At 10

My teacher, Aunty Mabel, once told me that at puberty, boys’ voice would become deeper and ladies’ voice would become thinner and that is why all ladies can sing impressively. She told me not to worry, “when you grow up, you will be a good singer”. Her sweet words would delight and thrill me. Back then, I was looking up to one beautiful Aunty Jenifer as my role model. Her lovely voice really drew much attention from the boys. I couldn’t wait to be as good as she was so I too could start singing like her and then arrest boys’ attention.



The night of the day Aunty Mabel told me of my bright future in music, fantasizing kept me awake. I saw myself entertaining several thousands of people on a very large stage while they clapped and whooped for me, their star vocalist. Watching and listening to Destined Kids didn’t help drown my fantasies. It only inspired few lyrics that my siblings laughed hysterically at.

At 13

Here I was, face down. A pair of tiny onions was popping out of my chest at this time. I was so ashamed to be seen in public because of the mischievous eyes that couldn’t but notice the transformation. If only they could keep quiet about it, I probably wouldn’t have been so self-conscious. The horror worsened when I noticed blood stains on the new pink panties my mum had just bought for me. With shock written all over my face and a mouth gaping for lack of explanation, I ran to Mum, eager to see the doctor so as to find a permanent solution to this bloody mystery. The smile on her face didn’t meet my expectation at all. She sat me down in a motherly fashion and welcomed me into the world of puberty. Puberty! Oh! Was that not what my aunty talked about? She said I would be able to sing like Nightingale at puberty! Maybe something good would actually come out of this puberty thing.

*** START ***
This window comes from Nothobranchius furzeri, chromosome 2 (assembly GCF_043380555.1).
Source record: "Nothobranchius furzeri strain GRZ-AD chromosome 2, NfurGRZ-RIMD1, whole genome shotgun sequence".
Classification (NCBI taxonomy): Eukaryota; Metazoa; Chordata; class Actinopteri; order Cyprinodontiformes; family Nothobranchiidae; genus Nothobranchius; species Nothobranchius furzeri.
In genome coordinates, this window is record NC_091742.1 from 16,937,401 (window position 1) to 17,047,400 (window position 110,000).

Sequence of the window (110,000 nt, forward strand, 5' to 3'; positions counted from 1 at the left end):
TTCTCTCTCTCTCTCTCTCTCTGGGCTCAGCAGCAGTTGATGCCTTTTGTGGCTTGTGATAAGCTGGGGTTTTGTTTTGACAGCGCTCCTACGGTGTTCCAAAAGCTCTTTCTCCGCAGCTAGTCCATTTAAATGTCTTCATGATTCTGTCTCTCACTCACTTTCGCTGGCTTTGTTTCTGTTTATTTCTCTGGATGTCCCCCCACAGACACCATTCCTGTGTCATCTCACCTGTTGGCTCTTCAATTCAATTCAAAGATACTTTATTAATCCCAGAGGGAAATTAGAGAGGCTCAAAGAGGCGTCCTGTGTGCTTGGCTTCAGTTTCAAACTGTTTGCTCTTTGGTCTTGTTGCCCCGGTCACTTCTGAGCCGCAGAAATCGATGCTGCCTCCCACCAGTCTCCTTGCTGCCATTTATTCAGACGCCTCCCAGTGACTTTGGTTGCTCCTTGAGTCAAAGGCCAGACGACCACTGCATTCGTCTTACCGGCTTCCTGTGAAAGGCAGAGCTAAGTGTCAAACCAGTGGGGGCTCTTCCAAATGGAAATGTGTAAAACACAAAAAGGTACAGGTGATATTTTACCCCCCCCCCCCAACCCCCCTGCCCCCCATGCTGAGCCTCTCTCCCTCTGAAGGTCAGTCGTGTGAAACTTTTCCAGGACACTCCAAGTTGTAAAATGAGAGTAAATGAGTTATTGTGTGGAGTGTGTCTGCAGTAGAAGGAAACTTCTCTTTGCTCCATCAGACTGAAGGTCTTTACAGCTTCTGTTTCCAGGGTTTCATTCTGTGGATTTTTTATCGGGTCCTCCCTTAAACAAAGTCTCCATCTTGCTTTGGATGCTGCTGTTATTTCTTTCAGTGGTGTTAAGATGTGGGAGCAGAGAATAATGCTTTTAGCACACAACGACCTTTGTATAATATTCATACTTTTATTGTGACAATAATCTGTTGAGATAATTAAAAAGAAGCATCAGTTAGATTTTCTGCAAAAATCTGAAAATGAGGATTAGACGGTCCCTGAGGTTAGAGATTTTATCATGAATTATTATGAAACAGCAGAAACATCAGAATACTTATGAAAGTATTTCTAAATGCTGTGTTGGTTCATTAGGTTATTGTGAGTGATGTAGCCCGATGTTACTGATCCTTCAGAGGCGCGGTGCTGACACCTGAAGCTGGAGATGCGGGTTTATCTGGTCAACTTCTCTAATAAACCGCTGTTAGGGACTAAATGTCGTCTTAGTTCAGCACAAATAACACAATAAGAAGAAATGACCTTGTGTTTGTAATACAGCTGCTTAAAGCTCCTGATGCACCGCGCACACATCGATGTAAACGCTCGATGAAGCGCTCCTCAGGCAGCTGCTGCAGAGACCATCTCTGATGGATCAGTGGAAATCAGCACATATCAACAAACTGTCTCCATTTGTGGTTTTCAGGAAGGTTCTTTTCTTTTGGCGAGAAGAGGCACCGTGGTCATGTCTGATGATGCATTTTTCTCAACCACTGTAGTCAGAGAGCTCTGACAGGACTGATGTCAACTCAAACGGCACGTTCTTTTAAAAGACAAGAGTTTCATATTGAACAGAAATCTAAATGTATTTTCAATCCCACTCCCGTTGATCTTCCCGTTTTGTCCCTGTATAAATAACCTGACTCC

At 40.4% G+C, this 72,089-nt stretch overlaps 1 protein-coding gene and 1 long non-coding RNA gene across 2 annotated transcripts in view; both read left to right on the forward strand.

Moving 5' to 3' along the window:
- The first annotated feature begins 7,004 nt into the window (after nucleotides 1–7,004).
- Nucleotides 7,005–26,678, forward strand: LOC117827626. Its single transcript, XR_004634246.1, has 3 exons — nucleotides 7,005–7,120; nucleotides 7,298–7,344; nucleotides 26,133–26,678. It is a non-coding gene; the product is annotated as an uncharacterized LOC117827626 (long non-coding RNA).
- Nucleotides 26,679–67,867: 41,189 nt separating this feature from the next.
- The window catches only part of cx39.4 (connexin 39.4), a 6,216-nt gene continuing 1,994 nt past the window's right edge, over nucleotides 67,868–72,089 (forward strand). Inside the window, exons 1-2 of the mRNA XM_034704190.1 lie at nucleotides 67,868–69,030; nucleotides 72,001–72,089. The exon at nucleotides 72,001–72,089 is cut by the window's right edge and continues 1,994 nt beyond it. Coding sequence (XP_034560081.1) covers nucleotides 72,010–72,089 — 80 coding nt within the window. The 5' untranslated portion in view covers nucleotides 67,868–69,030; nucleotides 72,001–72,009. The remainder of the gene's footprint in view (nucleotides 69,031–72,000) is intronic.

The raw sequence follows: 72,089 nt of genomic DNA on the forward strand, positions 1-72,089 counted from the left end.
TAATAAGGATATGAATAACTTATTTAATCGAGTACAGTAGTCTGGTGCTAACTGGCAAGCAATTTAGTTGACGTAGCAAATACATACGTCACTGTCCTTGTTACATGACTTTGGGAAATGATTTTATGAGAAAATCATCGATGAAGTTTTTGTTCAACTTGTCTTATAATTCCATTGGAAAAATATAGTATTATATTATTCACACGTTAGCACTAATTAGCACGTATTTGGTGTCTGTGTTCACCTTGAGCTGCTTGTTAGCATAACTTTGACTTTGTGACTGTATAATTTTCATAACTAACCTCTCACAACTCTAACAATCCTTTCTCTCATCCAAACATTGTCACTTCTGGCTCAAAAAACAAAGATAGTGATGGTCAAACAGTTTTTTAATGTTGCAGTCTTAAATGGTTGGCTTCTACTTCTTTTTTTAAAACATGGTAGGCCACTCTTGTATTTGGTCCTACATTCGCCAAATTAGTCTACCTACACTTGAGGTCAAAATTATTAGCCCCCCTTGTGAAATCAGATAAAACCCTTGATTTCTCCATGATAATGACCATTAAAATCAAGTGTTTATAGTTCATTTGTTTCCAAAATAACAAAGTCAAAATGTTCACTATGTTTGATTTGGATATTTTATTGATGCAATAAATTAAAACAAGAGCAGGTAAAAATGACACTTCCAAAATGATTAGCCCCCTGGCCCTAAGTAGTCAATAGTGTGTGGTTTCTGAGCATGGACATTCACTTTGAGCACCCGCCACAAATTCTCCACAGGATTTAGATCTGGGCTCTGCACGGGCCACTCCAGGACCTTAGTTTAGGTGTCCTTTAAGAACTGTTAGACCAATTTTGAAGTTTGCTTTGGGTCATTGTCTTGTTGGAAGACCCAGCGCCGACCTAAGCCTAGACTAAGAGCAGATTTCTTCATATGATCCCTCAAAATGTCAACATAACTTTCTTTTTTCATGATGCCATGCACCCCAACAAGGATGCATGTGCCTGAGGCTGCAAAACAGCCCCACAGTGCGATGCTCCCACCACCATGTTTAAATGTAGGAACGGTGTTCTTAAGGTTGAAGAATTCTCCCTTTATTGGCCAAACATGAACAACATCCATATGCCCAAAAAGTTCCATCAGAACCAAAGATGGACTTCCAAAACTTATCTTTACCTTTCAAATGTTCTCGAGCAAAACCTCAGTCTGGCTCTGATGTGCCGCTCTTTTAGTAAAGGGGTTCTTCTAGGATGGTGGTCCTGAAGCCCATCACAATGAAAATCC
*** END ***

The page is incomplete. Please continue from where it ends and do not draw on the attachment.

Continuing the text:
I sped to my mirror on the horse of excitement. Long memories of my dreams and visions started arriving as I opened my mouth in anticipation of the angelic voice my aunty spoke so passionately about. I took my first note and there I went “haaalleluyah…haaalleluyah…” The sound that came forth was a disgusting echo in my ears. Was there a blockage in my throat? That definitely could not have been from me. I tried again and again, desperately waiting for a fine smooth treble to proceed from my lungs. No, it wouldn’t. I kept trying but as I continued, reality slowly made itself clear on my dream to be a singer. At first, I refused to accept it. Something had gone wrong somewhere! Could Aunty Mabel be lying to me?